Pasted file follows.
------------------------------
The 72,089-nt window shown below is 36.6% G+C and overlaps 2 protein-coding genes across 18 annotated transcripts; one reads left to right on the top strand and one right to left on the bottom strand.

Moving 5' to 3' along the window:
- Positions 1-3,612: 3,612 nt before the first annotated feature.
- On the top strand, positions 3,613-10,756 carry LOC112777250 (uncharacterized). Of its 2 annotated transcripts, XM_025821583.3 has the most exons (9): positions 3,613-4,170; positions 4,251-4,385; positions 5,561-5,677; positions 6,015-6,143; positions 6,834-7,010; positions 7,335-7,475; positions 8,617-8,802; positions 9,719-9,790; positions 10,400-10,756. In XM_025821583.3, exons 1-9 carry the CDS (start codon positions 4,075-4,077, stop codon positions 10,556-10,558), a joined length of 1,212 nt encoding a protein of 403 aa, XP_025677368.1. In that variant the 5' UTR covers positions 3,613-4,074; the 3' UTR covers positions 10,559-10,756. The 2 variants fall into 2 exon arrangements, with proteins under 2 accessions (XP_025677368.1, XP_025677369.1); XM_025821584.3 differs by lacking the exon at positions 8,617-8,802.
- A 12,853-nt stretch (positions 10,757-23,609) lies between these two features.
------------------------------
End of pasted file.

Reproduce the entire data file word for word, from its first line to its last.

The 72,089-nt window shown below is 36.6% G+C and overlaps 2 protein-coding genes across 18 annotated transcripts; one reads left to right on the top strand and one right to left on the bottom strand.

Moving 5' to 3' along the window:
- Positions 1-3,612: 3,612 nt before the first annotated feature.
- On the top strand, positions 3,613-10,756 carry LOC112777250 (uncharacterized). Of its 2 annotated transcripts, XM_025821583.3 has the most exons (9): positions 3,613-4,170; positions 4,251-4,385; positions 5,561-5,677; positions 6,015-6,143; positions 6,834-7,010; positions 7,335-7,475; positions 8,617-8,802; positions 9,719-9,790; positions 10,400-10,756. In XM_025821583.3, exons 1-9 carry the CDS (start codon positions 4,075-4,077, stop codon positions 10,556-10,558), a joined length of 1,212 nt encoding a protein of 403 aa, XP_025677368.1. In that variant the 5' UTR covers positions 3,613-4,074; the 3' UTR covers positions 10,559-10,756. The 2 variants fall into 2 exon arrangements, with proteins under 2 accessions (XP_025677368.1, XP_025677369.1); XM_025821584.3 differs by lacking the exon at positions 8,617-8,802.
- A 12,853-nt stretch (positions 10,757-23,609) lies between these two features.